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Ken Robinson’s TED Talk

September 15, 2011

When I recently watched Ken Robinson’s 2006 TED talk on how to foster creativity in education, there were already over 2,700,000 viewers.  I can see why. It’s a powerful presentation on all the ways in which the natural creativity of children is gradually drained away by the way we educate them. The message is delivered with humor, insight, and humanity. His basic ideas were put in visual form, appropriately, by an RSA animate as well, which now itself has more than five million viewers.

There were a number of observations that rang true to me not just on the level of K-12 but the university as well. One was that when children are challenged to do something, they are willing to give it a shot, even if they are wrong. They’re not yet afraid to be wrong, and “if you’re not prepared to be wrong, you’ll never come up with anything original.” Because we stigmatize mistakes, we steer children away from creativity. My favorite anecdote from the presentation is the one about the kid in art class who was scribbling away energetically on a piece of white paper. The teacher asked him what he was drawing, and the kid answered: “I’m drawing a picture of God.” “But nobody knows what God looks like,” said the teacher, to which the kid replied: “They will in a minute.”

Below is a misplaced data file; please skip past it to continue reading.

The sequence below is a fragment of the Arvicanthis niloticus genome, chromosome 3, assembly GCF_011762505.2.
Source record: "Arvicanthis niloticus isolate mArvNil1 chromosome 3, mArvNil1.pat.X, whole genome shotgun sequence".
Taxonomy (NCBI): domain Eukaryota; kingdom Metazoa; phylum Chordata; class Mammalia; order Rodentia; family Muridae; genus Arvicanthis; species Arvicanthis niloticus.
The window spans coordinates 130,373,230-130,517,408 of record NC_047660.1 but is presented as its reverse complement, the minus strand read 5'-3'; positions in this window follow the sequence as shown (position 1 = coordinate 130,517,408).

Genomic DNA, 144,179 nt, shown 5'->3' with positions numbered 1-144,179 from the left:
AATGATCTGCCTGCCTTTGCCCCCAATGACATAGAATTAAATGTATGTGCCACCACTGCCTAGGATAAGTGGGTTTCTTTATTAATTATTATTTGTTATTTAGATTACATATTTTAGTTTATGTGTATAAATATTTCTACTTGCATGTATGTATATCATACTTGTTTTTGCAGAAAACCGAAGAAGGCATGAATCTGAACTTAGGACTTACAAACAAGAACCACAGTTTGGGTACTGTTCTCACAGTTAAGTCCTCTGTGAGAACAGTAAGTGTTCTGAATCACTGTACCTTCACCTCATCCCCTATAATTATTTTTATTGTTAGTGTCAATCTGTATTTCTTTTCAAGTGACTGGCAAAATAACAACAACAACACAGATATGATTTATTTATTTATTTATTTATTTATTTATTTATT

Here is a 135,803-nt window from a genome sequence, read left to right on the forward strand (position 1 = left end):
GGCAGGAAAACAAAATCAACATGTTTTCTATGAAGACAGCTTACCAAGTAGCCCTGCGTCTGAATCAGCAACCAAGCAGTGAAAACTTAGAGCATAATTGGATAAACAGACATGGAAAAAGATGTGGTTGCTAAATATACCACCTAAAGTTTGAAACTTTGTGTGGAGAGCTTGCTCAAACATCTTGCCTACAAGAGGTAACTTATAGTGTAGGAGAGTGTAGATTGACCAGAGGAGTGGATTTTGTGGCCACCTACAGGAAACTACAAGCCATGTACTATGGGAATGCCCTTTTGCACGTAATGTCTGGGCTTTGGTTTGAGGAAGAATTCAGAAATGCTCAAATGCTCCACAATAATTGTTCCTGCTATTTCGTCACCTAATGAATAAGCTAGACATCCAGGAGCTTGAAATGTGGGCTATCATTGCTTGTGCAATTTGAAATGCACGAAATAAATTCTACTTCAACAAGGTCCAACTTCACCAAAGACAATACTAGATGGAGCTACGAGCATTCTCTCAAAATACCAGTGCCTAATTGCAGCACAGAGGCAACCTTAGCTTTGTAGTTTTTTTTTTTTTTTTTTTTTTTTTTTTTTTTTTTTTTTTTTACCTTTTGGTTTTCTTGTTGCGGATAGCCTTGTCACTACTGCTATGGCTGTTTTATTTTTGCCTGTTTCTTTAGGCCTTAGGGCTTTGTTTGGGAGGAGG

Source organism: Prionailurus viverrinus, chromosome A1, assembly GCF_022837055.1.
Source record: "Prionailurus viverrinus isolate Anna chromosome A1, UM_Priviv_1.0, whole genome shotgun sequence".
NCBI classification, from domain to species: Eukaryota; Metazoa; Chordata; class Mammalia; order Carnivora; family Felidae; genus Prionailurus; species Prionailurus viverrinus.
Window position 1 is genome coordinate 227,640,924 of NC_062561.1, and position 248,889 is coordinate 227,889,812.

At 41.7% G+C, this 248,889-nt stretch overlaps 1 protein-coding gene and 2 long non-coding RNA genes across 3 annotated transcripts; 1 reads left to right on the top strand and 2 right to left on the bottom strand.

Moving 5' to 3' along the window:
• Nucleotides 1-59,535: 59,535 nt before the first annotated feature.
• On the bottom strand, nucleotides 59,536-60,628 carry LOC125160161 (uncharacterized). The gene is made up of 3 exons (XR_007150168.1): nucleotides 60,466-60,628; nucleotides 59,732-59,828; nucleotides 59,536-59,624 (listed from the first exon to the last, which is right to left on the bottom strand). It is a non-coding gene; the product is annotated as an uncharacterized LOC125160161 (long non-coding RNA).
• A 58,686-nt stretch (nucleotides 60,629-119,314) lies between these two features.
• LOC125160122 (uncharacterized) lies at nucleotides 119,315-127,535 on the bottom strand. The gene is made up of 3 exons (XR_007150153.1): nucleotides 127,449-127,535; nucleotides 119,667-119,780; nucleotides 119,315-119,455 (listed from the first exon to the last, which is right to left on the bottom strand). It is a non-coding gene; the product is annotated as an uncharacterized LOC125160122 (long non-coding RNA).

His larger point in the presentation is that we need vastly to diversify our understandings of human intelligence—of what people learn, how they learn, and how fast they learn—if we are to tap into the enormous creative power of our young people.

If you are interested in how we can do a better job of fostering innovation in our educational systems, and you haven’t seen the videos below, take a look. You won’t regret it.

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